It’s therefore best practice to use simple, straight-forward language and avoid the use of jargon wherever possible, particularly when you are communicating with people outside the education profession. If it isn’t possible to avoid using specific terms entirely, make sure you offer an explanation so that your audience can still easily follow along.

Structure your writing appropriately

The structure of your writing can be as important to your communication as the tone of voice or the language used.

Left unformatted, it is easy for your writing to merge into one long paragraph that makes it hard to distinguish sentences. Not only does it mean your audience is much more likely to give up reading, it also means that important information will probably get lost in the mix.

It’s therefore crucial to keep in mind how best to layout your content. This will often be decided by the platform on which it is published (you are, for instance, somewhat limited by what you can do with a Twitter post), but where possible, you should consider the following:

  • Use of headings and subheadings: by separating out different segments of your content into sections with an appropriate heading, your audience will be clear about the contents of your communications and how important ideas link together (see this blog as an example!)
  • Avoid long, complex sentences: the use of long sentence structures can often be a sign you’re trying too hard to convey complicated ideas – try breaking this up into smaller sentences to make it easier to follow and comprehend.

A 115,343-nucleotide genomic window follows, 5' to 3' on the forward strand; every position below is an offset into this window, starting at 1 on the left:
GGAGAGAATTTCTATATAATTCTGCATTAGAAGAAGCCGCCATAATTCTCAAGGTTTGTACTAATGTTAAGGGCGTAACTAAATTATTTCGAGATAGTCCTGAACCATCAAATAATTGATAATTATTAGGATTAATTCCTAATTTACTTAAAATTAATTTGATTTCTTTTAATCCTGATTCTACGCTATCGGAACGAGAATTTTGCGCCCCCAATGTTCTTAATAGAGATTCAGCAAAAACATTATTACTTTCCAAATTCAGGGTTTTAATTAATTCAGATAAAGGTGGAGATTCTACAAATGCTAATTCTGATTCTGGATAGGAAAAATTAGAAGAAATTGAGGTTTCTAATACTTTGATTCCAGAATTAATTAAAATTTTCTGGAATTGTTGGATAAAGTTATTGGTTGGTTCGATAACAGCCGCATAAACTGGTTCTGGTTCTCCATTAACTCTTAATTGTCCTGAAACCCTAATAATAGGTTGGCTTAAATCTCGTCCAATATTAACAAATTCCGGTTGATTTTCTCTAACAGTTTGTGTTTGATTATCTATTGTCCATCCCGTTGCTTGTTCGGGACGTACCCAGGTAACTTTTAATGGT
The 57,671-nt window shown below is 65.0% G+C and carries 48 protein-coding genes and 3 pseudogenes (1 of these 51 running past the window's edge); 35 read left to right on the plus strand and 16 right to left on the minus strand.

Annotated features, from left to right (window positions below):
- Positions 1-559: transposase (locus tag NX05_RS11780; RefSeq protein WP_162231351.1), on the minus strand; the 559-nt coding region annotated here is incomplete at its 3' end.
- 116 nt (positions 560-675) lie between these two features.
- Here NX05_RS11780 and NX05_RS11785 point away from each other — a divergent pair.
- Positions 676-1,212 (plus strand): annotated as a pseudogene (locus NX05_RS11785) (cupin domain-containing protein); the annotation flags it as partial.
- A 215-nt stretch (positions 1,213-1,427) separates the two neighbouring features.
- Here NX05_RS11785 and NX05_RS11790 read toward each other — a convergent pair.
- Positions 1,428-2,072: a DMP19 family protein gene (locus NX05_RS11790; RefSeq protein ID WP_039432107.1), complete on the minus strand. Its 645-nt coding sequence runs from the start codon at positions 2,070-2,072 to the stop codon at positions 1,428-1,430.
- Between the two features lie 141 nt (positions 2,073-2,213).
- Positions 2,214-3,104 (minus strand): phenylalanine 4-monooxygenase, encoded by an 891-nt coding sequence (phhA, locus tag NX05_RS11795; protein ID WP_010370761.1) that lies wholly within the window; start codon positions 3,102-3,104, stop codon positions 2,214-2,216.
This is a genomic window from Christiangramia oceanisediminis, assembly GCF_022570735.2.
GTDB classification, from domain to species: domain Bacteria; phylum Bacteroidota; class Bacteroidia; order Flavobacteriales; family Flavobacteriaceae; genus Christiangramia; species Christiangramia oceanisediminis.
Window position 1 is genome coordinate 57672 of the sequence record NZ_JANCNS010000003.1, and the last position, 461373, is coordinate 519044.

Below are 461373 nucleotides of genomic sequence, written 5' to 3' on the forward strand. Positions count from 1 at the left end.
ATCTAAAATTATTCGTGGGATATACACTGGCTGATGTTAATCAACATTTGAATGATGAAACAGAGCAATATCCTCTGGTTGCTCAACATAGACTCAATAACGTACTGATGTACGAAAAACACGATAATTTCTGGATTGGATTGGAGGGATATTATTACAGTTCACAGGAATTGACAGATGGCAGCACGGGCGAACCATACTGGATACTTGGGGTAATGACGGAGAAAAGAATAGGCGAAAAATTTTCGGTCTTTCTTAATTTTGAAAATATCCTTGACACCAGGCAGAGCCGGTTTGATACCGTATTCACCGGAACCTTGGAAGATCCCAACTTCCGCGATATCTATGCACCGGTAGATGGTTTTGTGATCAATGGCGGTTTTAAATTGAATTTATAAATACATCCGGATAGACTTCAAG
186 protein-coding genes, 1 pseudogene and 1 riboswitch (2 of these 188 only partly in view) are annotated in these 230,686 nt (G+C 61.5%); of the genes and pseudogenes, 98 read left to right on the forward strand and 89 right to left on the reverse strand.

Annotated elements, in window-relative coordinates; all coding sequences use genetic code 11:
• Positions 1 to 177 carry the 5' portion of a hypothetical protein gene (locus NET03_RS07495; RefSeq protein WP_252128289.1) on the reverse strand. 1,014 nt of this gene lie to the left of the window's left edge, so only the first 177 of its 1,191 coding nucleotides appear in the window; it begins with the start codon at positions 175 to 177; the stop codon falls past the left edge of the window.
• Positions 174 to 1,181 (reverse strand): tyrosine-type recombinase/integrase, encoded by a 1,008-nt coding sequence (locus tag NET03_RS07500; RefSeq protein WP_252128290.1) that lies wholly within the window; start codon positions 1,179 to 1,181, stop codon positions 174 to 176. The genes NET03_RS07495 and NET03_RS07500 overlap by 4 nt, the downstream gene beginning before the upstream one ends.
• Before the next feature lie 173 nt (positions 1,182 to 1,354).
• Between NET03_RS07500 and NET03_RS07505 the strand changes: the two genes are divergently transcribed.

• Use appropriate imagery and videos: images and videos can be a great way to break up text and offer another way of expressing ideas. Don’t forget to include alternative text, scripts and descriptions to make them accessible.

Avoid using sensitive or offensive language

It may seem obvious, but be careful not to use any sensitive or offensive language.

Your audience will be made up of people from all walks of life, with different personal circumstances and backgrounds. Remember to be considerate and approachable in your communications, and try to avoid sensitive language.

And, if ever you’re concerned, do your research before you put pen to paper. Being thoughtful and aware of your audience will make your communications strategy much more successful, and you’ll likely build a more co-operative and kind community.

Taking the next step

There’s a lot of things to take into account when it comes to making your communications accessible and inclusive. However, getting it right not only helps your school convey important messages, it also builds a positive relationship with your audiences – whether that be your staff, students or parent community.

If you’re struggling to know how to put together your accessibility strategy, we’re on hand to help. Our education communication experts have a wealth of experience in moulding content for multiple audiences and purposes, and can help you piece together the perfect strategy for your school.

Get in touch today to discuss how we can support you in taking the next steps.